JHA had a variety of jobs throughout his life, in particular the ministry (Presbyterian and Congregational) and farming. Photography was a sideline. While Postmaster at South Buchan in Victoria he also set up his photography business, which he called Walden Studio. It was named for Thoreau's "Walden", one of his favourite books. He sold postcards and stereographs and booklets, and gave lantern slide shows. He would get carried away exploring and photographing in Buchan Caves and forget the time so that Mary would be frantically worried that he had come to grief underground. He used magnesium tape for lighting. A photograph of him with Frank Moon (the discoverer of Fairy Cave) and others at the entrance to Fairy Cave shows him emerging with an acetylene lamp.
To quote Elery Hamilton-Smith (a well known Australian Karst Historian) , "He had unusual expertise in cave photography, showing texture and detail of a quality not matched until the 1950's." His photos in WA caves are also on Walden Studio backing cards, so he used the same business name there. It's pretty obvious that cave photography was his passion, but he photographed other subjects as well. He combined his job as an insurance salesman in Lismore NSW with taking photographs of family, horses, etc, for people on properties. He did articles on wildlife illustrated with photographs for school papers; for example one of these had a series of photos showing a cicada emerging from the old skin. His photos of a huge fire in Lismore were published in the local newspaper. Anne Pollitt has a small number of his glass plates.
JHA lived in Fremantle for about 3 1/2 years, from late 1912 until early 1916. He was minister at the Fremantle Congregational Church, and possibly also at the "Free Christian" church. He probably started the “Free Christian” church in Fremantle. He was a man with 'itchy feet', and it is unknown why he left Victoria and went to WA. It could have been the allure of caves to photograph, or perhaps it was something to do with his mother and step-father and half-siblings living in Fremantle. His mother was already deceased before he moved to WA.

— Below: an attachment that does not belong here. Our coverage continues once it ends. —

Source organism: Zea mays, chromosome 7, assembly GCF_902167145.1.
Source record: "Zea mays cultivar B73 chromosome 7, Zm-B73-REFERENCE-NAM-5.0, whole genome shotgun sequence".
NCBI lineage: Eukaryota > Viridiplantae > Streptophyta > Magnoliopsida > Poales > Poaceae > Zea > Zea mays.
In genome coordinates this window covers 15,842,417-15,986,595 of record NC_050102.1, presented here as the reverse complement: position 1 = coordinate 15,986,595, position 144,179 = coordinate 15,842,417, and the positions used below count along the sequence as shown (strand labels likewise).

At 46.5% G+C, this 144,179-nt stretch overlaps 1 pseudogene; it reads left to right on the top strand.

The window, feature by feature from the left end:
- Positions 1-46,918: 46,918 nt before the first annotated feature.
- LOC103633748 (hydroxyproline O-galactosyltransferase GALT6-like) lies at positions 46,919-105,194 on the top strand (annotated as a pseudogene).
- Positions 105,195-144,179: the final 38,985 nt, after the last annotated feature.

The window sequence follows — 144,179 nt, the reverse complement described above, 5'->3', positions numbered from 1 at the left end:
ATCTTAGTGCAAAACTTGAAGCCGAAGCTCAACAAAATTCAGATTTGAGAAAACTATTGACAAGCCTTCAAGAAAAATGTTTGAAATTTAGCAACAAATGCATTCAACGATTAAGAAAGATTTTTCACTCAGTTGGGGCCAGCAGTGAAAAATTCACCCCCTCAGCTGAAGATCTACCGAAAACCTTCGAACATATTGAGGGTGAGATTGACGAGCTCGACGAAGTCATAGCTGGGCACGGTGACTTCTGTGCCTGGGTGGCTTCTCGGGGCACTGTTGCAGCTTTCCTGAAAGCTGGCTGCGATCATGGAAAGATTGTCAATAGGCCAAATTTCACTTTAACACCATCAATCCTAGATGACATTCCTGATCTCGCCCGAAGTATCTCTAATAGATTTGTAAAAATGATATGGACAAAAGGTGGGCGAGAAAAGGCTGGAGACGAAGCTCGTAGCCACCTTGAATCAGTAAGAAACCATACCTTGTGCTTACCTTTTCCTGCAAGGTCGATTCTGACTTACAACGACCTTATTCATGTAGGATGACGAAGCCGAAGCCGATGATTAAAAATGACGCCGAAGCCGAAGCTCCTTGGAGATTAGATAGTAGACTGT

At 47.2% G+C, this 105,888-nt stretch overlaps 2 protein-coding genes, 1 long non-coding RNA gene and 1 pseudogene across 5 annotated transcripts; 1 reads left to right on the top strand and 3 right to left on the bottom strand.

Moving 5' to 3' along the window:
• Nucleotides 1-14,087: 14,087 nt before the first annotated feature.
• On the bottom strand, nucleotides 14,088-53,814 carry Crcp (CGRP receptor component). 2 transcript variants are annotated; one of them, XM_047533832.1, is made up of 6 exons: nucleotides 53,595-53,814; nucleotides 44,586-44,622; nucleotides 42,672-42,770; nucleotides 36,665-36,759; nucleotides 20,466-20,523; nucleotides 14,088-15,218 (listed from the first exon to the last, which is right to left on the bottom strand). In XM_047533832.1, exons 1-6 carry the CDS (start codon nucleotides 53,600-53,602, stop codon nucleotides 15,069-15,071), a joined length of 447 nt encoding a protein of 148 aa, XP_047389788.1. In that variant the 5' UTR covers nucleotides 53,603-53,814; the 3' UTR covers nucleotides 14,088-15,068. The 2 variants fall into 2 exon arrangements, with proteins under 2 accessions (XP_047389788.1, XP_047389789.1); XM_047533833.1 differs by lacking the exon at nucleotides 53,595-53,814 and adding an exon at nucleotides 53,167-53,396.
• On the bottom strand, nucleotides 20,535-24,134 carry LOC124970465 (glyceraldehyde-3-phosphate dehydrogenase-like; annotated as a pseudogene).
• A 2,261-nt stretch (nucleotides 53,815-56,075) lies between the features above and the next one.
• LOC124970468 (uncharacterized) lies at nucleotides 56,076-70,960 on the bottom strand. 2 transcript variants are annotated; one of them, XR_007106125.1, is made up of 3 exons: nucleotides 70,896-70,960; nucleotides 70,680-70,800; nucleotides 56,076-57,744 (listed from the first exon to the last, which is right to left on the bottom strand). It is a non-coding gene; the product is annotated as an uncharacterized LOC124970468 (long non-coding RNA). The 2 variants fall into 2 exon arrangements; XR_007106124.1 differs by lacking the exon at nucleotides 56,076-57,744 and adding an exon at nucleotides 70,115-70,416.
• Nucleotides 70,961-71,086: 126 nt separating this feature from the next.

After leaving WA, he and his growing family went to Qld, stopping off at Lakes Entrance Victoria on the way for the birth of their 4th child. It appears that the rest of his life was spent in a variety of places in Queensland and New South Wales. The family ran a cafe in Beaudesert Queensland and he set up a photography business there, calling it Beryl Studio. The name was for his daughter Golda Beryl, who he believed was the most artistic of his six children and the most likely to be involved. However it was not Golda but his eldest child Effie who caught the photography bug and took over the studio. Effie married Max Upham, and together they operated Beryl Studio. Some of Effie's and Max's photos were published in Bernard O'Reilly's "Green Mountains".